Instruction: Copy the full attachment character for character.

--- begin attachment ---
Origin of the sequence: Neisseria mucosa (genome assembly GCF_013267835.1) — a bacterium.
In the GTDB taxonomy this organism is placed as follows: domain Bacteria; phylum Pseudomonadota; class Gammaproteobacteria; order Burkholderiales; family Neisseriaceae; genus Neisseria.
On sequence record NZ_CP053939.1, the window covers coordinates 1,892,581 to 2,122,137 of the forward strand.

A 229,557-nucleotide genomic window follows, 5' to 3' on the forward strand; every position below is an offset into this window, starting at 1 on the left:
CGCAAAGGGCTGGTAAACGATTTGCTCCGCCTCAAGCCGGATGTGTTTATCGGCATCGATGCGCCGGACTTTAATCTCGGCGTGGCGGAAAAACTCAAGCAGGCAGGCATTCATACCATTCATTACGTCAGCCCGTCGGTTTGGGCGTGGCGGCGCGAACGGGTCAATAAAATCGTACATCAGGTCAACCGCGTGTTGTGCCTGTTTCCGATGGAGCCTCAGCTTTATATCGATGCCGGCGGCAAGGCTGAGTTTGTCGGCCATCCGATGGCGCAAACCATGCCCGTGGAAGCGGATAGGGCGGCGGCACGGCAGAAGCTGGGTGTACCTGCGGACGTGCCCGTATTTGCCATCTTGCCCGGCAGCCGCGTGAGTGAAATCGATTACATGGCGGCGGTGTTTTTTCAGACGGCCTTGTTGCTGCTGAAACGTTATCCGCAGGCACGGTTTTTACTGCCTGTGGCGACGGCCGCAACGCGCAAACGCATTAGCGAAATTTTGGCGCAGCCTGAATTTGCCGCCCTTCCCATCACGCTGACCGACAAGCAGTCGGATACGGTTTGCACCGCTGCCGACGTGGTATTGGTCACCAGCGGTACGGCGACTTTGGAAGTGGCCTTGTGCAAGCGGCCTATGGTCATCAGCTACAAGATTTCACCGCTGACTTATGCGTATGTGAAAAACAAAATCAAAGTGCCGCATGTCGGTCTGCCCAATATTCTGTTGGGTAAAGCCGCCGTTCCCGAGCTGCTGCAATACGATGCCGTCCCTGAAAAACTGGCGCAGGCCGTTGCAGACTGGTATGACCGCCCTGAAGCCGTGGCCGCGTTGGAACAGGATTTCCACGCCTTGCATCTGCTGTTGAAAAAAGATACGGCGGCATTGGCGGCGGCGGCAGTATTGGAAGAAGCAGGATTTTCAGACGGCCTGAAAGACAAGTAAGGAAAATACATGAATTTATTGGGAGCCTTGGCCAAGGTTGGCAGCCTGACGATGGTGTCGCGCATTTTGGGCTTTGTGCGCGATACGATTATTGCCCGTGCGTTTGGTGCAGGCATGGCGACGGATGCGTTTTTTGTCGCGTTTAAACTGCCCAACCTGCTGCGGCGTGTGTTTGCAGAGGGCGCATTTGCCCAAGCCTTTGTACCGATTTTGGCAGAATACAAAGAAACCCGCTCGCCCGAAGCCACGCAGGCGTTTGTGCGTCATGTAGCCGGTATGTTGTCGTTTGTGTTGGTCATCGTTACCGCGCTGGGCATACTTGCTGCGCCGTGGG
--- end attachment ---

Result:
Origin of the sequence: Neisseria mucosa (genome assembly GCF_013267835.1) — a bacterium.
In the GTDB taxonomy this organism is placed as follows: domain Bacteria; phylum Pseudomonadota; class Gammaproteobacteria; order Burkholderiales; family Neisseriaceae; genus Neisseria.
On sequence record NZ_CP053939.1, the window covers coordinates 1,892,581 to 2,122,137 of the forward strand.

A 229,557-nucleotide genomic window follows, 5' to 3' on the forward strand; every position below is an offset into this window, starting at 1 on the left:
CGCAAAGGGCTGGTAAACGATTTGCTCCGCCTCAAGCCGGATGTGTTTATCGGCATCGATGCGCCGGACTTTAATCTCGGCGTGGCGGAAAAACTCAAGCAGGCAGGCATTCATACCATTCATTACGTCAGCCCGTCGGTTTGGGCGTGGCGGCGCGAACGGGTCAATAAAATCGTACATCAGGTCAACCGCGTGTTGTGCCTGTTTCCGATGGAGCCTCAGCTTTATATCGATGCCGGCGGCAAGGCTGAGTTTGTCGGCCATCCGATGGCGCAAACCATGCCCGTGGAAGCGGATAGGGCGGCGGCACGGCAGAAGCTGGGTGTACCTGCGGACGTGCCCGTATTTGCCATCTTGCCCGGCAGCCGCGTGAGTGAAATCGATTACATGGCGGCGGTGTTTTTTCAGACGGCCTTGTTGCTGCTGAAACGTTATCCGCAGGCACGGTTTTTACTGCCTGTGGCGACGGCCGCAACGCGCAAACGCATTAGCGAAATTTTGGCGCAGCCTGAATTTGCCGCCCTTCCCATCACGCTGACCGACAAGCAGTCGGATACGGTTTGCACCGCTGCCGACGTGGTATTGGTCACCAGCGGTACGGCGACTTTGGAAGTGGCCTTGTGCAAGCGGCCTATGGTCATCAGCTACAAGATTTCACCGCTGACTTATGCGTATGTGAAAAACAAAATCAAAGTGCCGCATGTCGGTCTGCCCAATATTCTGTTGGGTAAAGCCGCCGTTCCCGAGCTGCTGCAATACGATGCCGTCCCTGAAAAACTGGCGCAGGCCGTTGCAGACTGGTATGACCGCCCTGAAGCCGTGGCCGCGTTGGAACAGGATTTCCACGCCTTGCATCTGCTGTTGAAAAAAGATACGGCGGCATTGGCGGCGGCGGCAGTATTGGAAGAAGCAGGATTTTCAGACGGCCTGAAAGACAAGTAAGGAAAATACATGAATTTATTGGGAGCCTTGGCCAAGGTTGGCAGCCTGACGATGGTGTCGCGCATTTTGGGCTTTGTGCGCGATACGATTATTGCCCGTGCGTTTGGTGCAGGCATGGCGACGGATGCGTTTTTTGTCGCGTTTAAACTGCCCAACCTGCTGCGGCGTGTGTTTGCAGAGGGCGCATTTGCCCAAGCCTTTGTACCGATTTTGGCAGAATACAAAGAAACCCGCTCGCCCGAAGCCACGCAGGCGTTTGTGCGTCATGTAGCCGGTATGTTGTCGTTTGTGTTGGTCATCGTTACCGCGCTGGGCATACTTGCTGCGCCGTGGG